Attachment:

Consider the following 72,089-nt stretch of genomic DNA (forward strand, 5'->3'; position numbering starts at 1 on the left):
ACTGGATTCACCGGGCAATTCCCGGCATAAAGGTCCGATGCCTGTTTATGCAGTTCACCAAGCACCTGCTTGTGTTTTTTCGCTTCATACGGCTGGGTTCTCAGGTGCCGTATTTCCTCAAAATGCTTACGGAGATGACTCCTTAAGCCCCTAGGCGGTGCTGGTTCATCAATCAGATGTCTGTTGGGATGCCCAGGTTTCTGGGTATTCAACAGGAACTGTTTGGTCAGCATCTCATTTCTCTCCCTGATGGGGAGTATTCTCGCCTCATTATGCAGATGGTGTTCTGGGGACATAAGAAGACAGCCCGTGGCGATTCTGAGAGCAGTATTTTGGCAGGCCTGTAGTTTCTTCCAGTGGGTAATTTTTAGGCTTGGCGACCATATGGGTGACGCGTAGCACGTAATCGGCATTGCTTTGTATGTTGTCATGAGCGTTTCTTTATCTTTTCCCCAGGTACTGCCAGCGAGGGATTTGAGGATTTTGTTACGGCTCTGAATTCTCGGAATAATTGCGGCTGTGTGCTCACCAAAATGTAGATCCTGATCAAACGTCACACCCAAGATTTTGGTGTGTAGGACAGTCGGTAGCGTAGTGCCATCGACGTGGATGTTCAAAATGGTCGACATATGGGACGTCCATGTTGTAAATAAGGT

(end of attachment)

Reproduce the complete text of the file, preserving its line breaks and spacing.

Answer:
Consider the following 72,089-nt stretch of genomic DNA (forward strand, 5'->3'; position numbering starts at 1 on the left):
ACTGGATTCACCGGGCAATTCCCGGCATAAAGGTCCGATGCCTGTTTATGCAGTTCACCAAGCACCTGCTTGTGTTTTTTCGCTTCATACGGCTGGGTTCTCAGGTGCCGTATTTCCTCAAAATGCTTACGGAGATGACTCCTTAAGCCCCTAGGCGGTGCTGGTTCATCAATCAGATGTCTGTTGGGATGCCCAGGTTTCTGGGTATTCAACAGGAACTGTTTGGTCAGCATCTCATTTCTCTCCCTGATGGGGAGTATTCTCGCCTCATTATGCAGATGGTGTTCTGGGGACATAAGAAGACAGCCCGTGGCGATTCTGAGAGCAGTATTTTGGCAGGCCTGTAGTTTCTTCCAGTGGGTAATTTTTAGGCTTGGCGACCATATGGGTGACGCGTAGCACGTAATCGGCATTGCTTTGTATGTTGTCATGAGCGTTTCTTTATCTTTTCCCCAGGTACTGCCAGCGAGGGATTTGAGGATTTTGTTACGGCTCTGAATTCTCGGAATAATTGCGGCTGTGTGCTCACCAAAATGTAGATCCTGATCAAACGTCACACCCAAGATTTTGGTGTGTAGGACAGTCGGTAGCGTAGTGCCATCGACGTGGATGTTCAAAATGGTCGACATATGGGACGTCCATGTTGTAAATAAGGT